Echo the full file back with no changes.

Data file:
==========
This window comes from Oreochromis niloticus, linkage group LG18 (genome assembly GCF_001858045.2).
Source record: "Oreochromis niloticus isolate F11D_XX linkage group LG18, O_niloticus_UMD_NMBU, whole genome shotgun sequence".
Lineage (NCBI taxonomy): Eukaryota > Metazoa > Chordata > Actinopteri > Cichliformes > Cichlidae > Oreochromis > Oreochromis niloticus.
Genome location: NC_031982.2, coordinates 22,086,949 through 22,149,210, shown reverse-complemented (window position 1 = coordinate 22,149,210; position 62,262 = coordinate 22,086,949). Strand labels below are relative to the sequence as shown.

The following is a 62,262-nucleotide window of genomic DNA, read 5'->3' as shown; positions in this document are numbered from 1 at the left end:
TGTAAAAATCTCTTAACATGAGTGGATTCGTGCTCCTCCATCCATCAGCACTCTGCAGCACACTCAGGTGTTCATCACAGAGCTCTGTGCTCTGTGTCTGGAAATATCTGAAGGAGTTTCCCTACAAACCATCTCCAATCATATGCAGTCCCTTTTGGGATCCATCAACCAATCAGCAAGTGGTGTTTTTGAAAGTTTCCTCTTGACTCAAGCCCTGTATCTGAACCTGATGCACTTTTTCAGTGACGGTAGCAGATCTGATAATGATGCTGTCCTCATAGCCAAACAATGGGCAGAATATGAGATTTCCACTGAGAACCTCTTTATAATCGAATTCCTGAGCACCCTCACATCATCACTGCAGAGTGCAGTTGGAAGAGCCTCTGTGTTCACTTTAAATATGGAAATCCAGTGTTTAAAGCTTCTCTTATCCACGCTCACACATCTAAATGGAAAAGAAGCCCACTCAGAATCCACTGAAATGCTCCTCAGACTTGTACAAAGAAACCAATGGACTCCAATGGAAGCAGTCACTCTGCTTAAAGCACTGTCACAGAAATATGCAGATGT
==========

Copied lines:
This window comes from Oreochromis niloticus, linkage group LG18 (genome assembly GCF_001858045.2).
Source record: "Oreochromis niloticus isolate F11D_XX linkage group LG18, O_niloticus_UMD_NMBU, whole genome shotgun sequence".
Lineage (NCBI taxonomy): Eukaryota > Metazoa > Chordata > Actinopteri > Cichliformes > Cichlidae > Oreochromis > Oreochromis niloticus.
Genome location: NC_031982.2, coordinates 22,086,949 through 22,149,210, shown reverse-complemented (window position 1 = coordinate 22,149,210; position 62,262 = coordinate 22,086,949). Strand labels below are relative to the sequence as shown.

The following is a 62,262-nucleotide window of genomic DNA, read 5'->3' as shown; positions in this document are numbered from 1 at the left end:
TGTAAAAATCTCTTAACATGAGTGGATTCGTGCTCCTCCATCCATCAGCACTCTGCAGCACACTCAGGTGTTCATCACAGAGCTCTGTGCTCTGTGTCTGGAAATATCTGAAGGAGTTTCCCTACAAACCATCTCCAATCATATGCAGTCCCTTTTGGGATCCATCAACCAATCAGCAAGTGGTGTTTTTGAAAGTTTCCTCTTGACTCAAGCCCTGTATCTGAACCTGATGCACTTTTTCAGTGACGGTAGCAGATCTGATAATGATGCTGTCCTCATAGCCAAACAATGGGCAGAATATGAGATTTCCACTGAGAACCTCTTTATAATCGAATTCCTGAGCACCCTCACATCATCACTGCAGAGTGCAGTTGGAAGAGCCTCTGTGTTCACTTTAAATATGGAAATCCAGTGTTTAAAGCTTCTCTTATCCACGCTCACACATCTAAATGGAAAAGAAGCCCACTCAGAATCCACTGAAATGCTCCTCAGACTTGTACAAAGAAACCAATGGACTCCAATGGAAGCAGTCACTCTGCTTAAAGCACTGTCACAGAAATATGCAGATGT